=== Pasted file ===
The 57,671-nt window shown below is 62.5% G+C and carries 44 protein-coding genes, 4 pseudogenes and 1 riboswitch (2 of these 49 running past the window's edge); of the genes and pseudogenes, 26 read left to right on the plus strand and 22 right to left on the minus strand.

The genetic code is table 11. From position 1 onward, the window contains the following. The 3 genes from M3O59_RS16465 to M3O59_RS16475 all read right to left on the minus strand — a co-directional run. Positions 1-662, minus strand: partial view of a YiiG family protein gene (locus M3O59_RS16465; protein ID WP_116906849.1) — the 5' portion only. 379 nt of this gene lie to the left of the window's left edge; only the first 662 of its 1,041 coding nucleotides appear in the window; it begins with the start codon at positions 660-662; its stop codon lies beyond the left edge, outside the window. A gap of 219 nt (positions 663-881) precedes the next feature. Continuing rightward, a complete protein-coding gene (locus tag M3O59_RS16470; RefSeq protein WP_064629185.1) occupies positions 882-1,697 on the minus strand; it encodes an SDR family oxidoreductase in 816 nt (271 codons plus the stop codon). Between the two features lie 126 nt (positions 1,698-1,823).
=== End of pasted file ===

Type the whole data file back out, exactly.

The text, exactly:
The 57,671-nt window shown below is 62.5% G+C and carries 44 protein-coding genes, 4 pseudogenes and 1 riboswitch (2 of these 49 running past the window's edge); of the genes and pseudogenes, 26 read left to right on the plus strand and 22 right to left on the minus strand.

The genetic code is table 11. From position 1 onward, the window contains the following. The 3 genes from M3O59_RS16465 to M3O59_RS16475 all read right to left on the minus strand — a co-directional run. Positions 1-662, minus strand: partial view of a YiiG family protein gene (locus M3O59_RS16465; protein ID WP_116906849.1) — the 5' portion only. 379 nt of this gene lie to the left of the window's left edge; only the first 662 of its 1,041 coding nucleotides appear in the window; it begins with the start codon at positions 660-662; its stop codon lies beyond the left edge, outside the window. A gap of 219 nt (positions 663-881) precedes the next feature. Continuing rightward, a complete protein-coding gene (locus tag M3O59_RS16470; RefSeq protein WP_064629185.1) occupies positions 882-1,697 on the minus strand; it encodes an SDR family oxidoreductase in 816 nt (271 codons plus the stop codon). Between the two features lie 126 nt (positions 1,698-1,823).